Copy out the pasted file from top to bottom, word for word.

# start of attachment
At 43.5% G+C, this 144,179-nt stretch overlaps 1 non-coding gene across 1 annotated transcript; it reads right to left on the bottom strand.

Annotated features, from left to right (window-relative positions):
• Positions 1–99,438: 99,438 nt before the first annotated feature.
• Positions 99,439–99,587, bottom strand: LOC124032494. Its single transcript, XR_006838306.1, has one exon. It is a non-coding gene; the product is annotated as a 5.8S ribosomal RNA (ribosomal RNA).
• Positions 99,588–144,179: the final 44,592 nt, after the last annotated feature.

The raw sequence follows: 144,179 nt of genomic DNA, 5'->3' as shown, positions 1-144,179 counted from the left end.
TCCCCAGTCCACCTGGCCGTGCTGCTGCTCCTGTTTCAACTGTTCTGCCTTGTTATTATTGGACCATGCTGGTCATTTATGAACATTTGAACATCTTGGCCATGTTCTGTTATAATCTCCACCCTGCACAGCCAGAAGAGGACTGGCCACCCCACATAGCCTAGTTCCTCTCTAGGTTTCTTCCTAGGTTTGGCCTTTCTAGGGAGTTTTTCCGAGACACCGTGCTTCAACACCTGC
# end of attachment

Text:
At 43.5% G+C, this 144,179-nt stretch overlaps 1 non-coding gene across 1 annotated transcript; it reads right to left on the bottom strand.

Annotated features, from left to right (window-relative positions):
• Positions 1–99,438: 99,438 nt before the first annotated feature.
• Positions 99,439–99,587, bottom strand: LOC124032494. Its single transcript, XR_006838306.1, has one exon. It is a non-coding gene; the product is annotated as a 5.8S ribosomal RNA (ribosomal RNA).
• Positions 99,588–144,179: the final 44,592 nt, after the last annotated feature.

The raw sequence follows: 144,179 nt of genomic DNA, 5'->3' as shown, positions 1-144,179 counted from the left end.
TCCCCAGTCCACCTGGCCGTGCTGCTGCTCCTGTTTCAACTGTTCTGCCTTGTTATTATTGGACCATGCTGGTCATTTATGAACATTTGAACATCTTGGCCATGTTCTGTTATAATCTCCACCCTGCACAGCCAGAAGAGGACTGGCCACCCCACATAGCCTAGTTCCTCTCTAGGTTTCTTCCTAGGTTTGGCCTTTCTAGGGAGTTTTTCCGAGACACCGTGCTTCAACACCTGC